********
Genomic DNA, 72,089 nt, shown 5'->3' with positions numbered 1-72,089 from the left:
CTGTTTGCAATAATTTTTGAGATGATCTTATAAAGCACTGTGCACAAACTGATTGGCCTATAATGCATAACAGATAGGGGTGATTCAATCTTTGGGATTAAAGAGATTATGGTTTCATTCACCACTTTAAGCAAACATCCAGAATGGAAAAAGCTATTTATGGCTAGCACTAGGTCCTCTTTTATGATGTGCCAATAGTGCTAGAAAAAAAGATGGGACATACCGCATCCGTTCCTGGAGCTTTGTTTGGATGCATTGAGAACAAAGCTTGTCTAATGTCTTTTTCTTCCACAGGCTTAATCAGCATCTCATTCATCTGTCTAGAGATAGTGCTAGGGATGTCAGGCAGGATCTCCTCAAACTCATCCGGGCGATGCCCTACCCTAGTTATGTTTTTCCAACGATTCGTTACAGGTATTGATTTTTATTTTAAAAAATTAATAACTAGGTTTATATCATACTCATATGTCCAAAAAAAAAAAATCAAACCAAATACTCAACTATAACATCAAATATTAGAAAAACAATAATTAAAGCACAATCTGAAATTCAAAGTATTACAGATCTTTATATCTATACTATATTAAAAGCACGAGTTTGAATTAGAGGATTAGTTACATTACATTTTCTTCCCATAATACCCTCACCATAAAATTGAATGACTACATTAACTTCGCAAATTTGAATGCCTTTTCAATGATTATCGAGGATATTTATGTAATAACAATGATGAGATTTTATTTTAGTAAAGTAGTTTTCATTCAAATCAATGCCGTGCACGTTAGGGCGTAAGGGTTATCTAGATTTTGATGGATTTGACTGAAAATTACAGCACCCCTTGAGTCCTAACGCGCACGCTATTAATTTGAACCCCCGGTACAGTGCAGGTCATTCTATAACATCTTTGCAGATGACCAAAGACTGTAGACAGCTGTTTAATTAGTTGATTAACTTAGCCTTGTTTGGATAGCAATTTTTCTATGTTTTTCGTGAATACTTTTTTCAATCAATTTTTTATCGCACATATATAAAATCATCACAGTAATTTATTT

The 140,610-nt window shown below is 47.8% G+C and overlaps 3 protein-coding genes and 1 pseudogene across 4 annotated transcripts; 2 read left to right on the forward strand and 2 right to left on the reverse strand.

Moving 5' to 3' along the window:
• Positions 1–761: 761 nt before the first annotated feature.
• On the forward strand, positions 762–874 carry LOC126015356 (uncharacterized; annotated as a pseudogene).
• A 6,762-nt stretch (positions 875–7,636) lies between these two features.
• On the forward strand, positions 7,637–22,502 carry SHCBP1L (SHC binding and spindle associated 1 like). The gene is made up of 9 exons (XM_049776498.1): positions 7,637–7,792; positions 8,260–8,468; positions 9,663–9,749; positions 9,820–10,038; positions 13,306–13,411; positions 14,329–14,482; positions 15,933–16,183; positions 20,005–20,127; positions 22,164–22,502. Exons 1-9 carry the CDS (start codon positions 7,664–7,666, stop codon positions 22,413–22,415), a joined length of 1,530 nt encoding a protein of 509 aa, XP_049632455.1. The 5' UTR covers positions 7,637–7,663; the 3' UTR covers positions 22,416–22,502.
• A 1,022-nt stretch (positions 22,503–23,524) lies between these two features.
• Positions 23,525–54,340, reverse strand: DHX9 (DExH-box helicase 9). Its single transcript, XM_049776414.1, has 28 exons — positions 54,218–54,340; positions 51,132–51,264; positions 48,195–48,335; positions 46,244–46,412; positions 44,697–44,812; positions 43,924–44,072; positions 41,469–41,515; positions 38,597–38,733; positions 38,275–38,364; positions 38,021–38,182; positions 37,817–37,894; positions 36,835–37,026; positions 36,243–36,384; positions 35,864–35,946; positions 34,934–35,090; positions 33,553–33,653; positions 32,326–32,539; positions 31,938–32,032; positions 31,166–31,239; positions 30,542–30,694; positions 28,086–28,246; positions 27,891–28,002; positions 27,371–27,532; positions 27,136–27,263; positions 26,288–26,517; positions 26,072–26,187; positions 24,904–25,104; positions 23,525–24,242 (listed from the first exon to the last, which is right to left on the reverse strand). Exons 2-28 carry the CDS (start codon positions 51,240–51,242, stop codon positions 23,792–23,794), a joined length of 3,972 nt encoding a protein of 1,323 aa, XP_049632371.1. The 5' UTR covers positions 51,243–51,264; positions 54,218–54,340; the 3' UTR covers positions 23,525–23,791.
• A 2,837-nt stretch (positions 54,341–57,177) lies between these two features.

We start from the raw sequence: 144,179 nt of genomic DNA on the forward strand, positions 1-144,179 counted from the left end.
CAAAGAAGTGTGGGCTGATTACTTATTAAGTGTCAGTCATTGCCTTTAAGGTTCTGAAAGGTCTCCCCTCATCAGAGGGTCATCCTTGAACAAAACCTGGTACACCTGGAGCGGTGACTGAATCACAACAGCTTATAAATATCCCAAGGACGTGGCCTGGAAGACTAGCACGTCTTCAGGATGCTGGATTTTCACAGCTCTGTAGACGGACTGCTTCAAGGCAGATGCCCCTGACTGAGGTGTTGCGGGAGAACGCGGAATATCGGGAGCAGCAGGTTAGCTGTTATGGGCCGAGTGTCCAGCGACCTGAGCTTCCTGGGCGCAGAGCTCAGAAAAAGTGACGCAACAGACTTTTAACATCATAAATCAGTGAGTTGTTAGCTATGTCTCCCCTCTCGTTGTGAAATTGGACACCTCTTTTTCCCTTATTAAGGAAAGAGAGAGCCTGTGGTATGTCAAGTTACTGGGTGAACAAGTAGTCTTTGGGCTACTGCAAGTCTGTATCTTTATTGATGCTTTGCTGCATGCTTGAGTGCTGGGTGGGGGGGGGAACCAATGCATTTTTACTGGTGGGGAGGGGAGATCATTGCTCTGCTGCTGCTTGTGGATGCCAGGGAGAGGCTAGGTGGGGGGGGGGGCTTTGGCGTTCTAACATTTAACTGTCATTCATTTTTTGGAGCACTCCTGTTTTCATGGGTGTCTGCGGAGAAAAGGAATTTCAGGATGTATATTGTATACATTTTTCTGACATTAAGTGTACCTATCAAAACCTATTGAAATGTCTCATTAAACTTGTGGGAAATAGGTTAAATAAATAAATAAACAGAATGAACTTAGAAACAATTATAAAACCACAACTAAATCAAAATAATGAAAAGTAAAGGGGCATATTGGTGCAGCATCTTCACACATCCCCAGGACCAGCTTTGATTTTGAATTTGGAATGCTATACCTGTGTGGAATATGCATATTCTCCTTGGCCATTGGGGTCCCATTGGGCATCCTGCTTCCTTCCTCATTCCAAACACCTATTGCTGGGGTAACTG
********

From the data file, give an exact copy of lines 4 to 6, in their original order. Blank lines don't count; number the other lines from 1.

Moving 5' to 3' along the window:
• Positions 1–761: 761 nt before the first annotated feature.
• On the forward strand, positions 762–874 carry LOC126015356 (uncharacterized; annotated as a pseudogene).